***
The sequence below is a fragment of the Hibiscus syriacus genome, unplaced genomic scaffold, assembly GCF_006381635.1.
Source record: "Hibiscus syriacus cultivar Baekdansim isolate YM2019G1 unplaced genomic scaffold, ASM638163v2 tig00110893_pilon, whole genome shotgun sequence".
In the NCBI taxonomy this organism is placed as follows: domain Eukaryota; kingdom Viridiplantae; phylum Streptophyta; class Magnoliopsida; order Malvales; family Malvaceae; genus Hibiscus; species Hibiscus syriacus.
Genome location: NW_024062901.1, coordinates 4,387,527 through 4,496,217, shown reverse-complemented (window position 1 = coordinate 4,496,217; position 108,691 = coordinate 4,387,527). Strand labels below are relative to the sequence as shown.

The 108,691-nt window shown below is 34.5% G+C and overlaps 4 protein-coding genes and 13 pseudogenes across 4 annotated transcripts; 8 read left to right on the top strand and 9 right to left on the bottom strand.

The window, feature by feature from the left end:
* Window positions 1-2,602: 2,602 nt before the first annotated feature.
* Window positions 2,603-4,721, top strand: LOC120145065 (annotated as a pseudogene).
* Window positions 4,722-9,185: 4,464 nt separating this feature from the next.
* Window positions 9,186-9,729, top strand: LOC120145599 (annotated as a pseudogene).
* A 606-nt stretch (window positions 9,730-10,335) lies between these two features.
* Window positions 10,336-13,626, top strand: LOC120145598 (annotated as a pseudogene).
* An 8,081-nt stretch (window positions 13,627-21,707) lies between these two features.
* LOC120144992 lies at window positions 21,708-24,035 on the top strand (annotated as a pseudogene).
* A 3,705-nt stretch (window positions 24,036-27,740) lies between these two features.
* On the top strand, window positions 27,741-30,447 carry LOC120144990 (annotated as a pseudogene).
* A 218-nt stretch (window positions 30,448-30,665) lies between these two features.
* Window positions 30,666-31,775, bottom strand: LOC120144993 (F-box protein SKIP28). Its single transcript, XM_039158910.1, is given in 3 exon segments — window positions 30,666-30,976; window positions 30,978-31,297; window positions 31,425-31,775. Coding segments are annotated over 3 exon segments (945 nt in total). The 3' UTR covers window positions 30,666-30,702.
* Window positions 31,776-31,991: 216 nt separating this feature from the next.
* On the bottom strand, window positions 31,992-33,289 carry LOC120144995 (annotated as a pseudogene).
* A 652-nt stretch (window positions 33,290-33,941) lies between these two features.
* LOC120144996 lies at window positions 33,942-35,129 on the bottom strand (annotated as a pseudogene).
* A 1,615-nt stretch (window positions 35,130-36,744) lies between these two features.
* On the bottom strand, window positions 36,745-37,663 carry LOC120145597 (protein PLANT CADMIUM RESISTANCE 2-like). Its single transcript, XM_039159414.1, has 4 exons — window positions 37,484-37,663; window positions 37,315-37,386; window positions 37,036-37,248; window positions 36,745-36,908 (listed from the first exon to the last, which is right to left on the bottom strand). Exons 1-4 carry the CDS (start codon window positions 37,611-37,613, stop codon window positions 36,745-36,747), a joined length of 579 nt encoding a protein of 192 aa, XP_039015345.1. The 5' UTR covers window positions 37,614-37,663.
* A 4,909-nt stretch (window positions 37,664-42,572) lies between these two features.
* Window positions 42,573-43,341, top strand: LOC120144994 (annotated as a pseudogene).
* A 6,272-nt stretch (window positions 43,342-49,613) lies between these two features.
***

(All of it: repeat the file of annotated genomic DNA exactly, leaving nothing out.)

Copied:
The sequence below is a fragment of the Hibiscus syriacus genome, unplaced genomic scaffold, assembly GCF_006381635.1.
Source record: "Hibiscus syriacus cultivar Baekdansim isolate YM2019G1 unplaced genomic scaffold, ASM638163v2 tig00110893_pilon, whole genome shotgun sequence".
In the NCBI taxonomy this organism is placed as follows: domain Eukaryota; kingdom Viridiplantae; phylum Streptophyta; class Magnoliopsida; order Malvales; family Malvaceae; genus Hibiscus; species Hibiscus syriacus.
Genome location: NW_024062901.1, coordinates 4,387,527 through 4,496,217, shown reverse-complemented (window position 1 = coordinate 4,496,217; position 108,691 = coordinate 4,387,527). Strand labels below are relative to the sequence as shown.

The 108,691-nt window shown below is 34.5% G+C and overlaps 4 protein-coding genes and 13 pseudogenes across 4 annotated transcripts; 8 read left to right on the top strand and 9 right to left on the bottom strand.

The window, feature by feature from the left end:
* Window positions 1-2,602: 2,602 nt before the first annotated feature.
* Window positions 2,603-4,721, top strand: LOC120145065 (annotated as a pseudogene).
* Window positions 4,722-9,185: 4,464 nt separating this feature from the next.
* Window positions 9,186-9,729, top strand: LOC120145599 (annotated as a pseudogene).
* A 606-nt stretch (window positions 9,730-10,335) lies between these two features.
* Window positions 10,336-13,626, top strand: LOC120145598 (annotated as a pseudogene).
* An 8,081-nt stretch (window positions 13,627-21,707) lies between these two features.
* LOC120144992 lies at window positions 21,708-24,035 on the top strand (annotated as a pseudogene).
* A 3,705-nt stretch (window positions 24,036-27,740) lies between these two features.
* On the top strand, window positions 27,741-30,447 carry LOC120144990 (annotated as a pseudogene).
* A 218-nt stretch (window positions 30,448-30,665) lies between these two features.
* Window positions 30,666-31,775, bottom strand: LOC120144993 (F-box protein SKIP28). Its single transcript, XM_039158910.1, is given in 3 exon segments — window positions 30,666-30,976; window positions 30,978-31,297; window positions 31,425-31,775. Coding segments are annotated over 3 exon segments (945 nt in total). The 3' UTR covers window positions 30,666-30,702.
* Window positions 31,776-31,991: 216 nt separating this feature from the next.
* On the bottom strand, window positions 31,992-33,289 carry LOC120144995 (annotated as a pseudogene).
* A 652-nt stretch (window positions 33,290-33,941) lies between these two features.
* LOC120144996 lies at window positions 33,942-35,129 on the bottom strand (annotated as a pseudogene).
* A 1,615-nt stretch (window positions 35,130-36,744) lies between these two features.
* On the bottom strand, window positions 36,745-37,663 carry LOC120145597 (protein PLANT CADMIUM RESISTANCE 2-like). Its single transcript, XM_039159414.1, has 4 exons — window positions 37,484-37,663; window positions 37,315-37,386; window positions 37,036-37,248; window positions 36,745-36,908 (listed from the first exon to the last, which is right to left on the bottom strand). Exons 1-4 carry the CDS (start codon window positions 37,611-37,613, stop codon window positions 36,745-36,747), a joined length of 579 nt encoding a protein of 192 aa, XP_039015345.1. The 5' UTR covers window positions 37,614-37,663.
* A 4,909-nt stretch (window positions 37,664-42,572) lies between these two features.
* Window positions 42,573-43,341, top strand: LOC120144994 (annotated as a pseudogene).
* A 6,272-nt stretch (window positions 43,342-49,613) lies between these two features.